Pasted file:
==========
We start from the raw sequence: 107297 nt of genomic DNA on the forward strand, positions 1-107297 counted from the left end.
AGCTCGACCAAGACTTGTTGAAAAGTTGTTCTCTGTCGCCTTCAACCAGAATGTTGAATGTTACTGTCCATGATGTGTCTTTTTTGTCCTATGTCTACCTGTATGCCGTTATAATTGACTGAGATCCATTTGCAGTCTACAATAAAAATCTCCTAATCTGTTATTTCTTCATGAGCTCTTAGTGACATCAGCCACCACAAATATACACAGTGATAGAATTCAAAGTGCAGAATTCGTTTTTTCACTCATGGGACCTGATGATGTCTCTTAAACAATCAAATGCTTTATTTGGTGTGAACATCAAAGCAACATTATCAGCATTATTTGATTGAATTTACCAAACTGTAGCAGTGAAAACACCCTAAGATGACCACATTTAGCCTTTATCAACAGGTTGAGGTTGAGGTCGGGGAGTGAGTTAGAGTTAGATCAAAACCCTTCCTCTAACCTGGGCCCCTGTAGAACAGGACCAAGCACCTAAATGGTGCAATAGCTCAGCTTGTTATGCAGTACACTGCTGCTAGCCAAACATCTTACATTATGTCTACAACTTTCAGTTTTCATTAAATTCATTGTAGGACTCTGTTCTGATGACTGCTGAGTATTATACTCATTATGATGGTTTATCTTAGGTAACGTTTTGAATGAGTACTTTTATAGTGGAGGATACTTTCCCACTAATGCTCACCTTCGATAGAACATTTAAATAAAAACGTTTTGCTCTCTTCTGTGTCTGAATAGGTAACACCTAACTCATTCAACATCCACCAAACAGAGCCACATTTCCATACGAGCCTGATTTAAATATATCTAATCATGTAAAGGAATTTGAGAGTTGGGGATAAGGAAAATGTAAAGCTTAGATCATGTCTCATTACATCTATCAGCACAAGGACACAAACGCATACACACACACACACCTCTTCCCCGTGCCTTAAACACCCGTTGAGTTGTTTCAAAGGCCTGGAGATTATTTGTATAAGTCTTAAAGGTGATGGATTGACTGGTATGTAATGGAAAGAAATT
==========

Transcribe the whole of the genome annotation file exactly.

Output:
We start from the raw sequence: 107297 nt of genomic DNA on the forward strand, positions 1-107297 counted from the left end.
AGCTCGACCAAGACTTGTTGAAAAGTTGTTCTCTGTCGCCTTCAACCAGAATGTTGAATGTTACTGTCCATGATGTGTCTTTTTTGTCCTATGTCTACCTGTATGCCGTTATAATTGACTGAGATCCATTTGCAGTCTACAATAAAAATCTCCTAATCTGTTATTTCTTCATGAGCTCTTAGTGACATCAGCCACCACAAATATACACAGTGATAGAATTCAAAGTGCAGAATTCGTTTTTTCACTCATGGGACCTGATGATGTCTCTTAAACAATCAAATGCTTTATTTGGTGTGAACATCAAAGCAACATTATCAGCATTATTTGATTGAATTTACCAAACTGTAGCAGTGAAAACACCCTAAGATGACCACATTTAGCCTTTATCAACAGGTTGAGGTTGAGGTCGGGGAGTGAGTTAGAGTTAGATCAAAACCCTTCCTCTAACCTGGGCCCCTGTAGAACAGGACCAAGCACCTAAATGGTGCAATAGCTCAGCTTGTTATGCAGTACACTGCTGCTAGCCAAACATCTTACATTATGTCTACAACTTTCAGTTTTCATTAAATTCATTGTAGGACTCTGTTCTGATGACTGCTGAGTATTATACTCATTATGATGGTTTATCTTAGGTAACGTTTTGAATGAGTACTTTTATAGTGGAGGATACTTTCCCACTAATGCTCACCTTCGATAGAACATTTAAATAAAAACGTTTTGCTCTCTTCTGTGTCTGAATAGGTAACACCTAACTCATTCAACATCCACCAAACAGAGCCACATTTCCATACGAGCCTGATTTAAATATATCTAATCATGTAAAGGAATTTGAGAGTTGGGGATAAGGAAAATGTAAAGCTTAGATCATGTCTCATTACATCTATCAGCACAAGGACACAAACGCATACACACACACACACCTCTTCCCCGTGCCTTAAACACCCGTTGAGTTGTTTCAAAGGCCTGGAGATTATTTGTATAAGTCTTAAAGGTGATGGATTGACTGGTATGTAATGGAAAGAAATT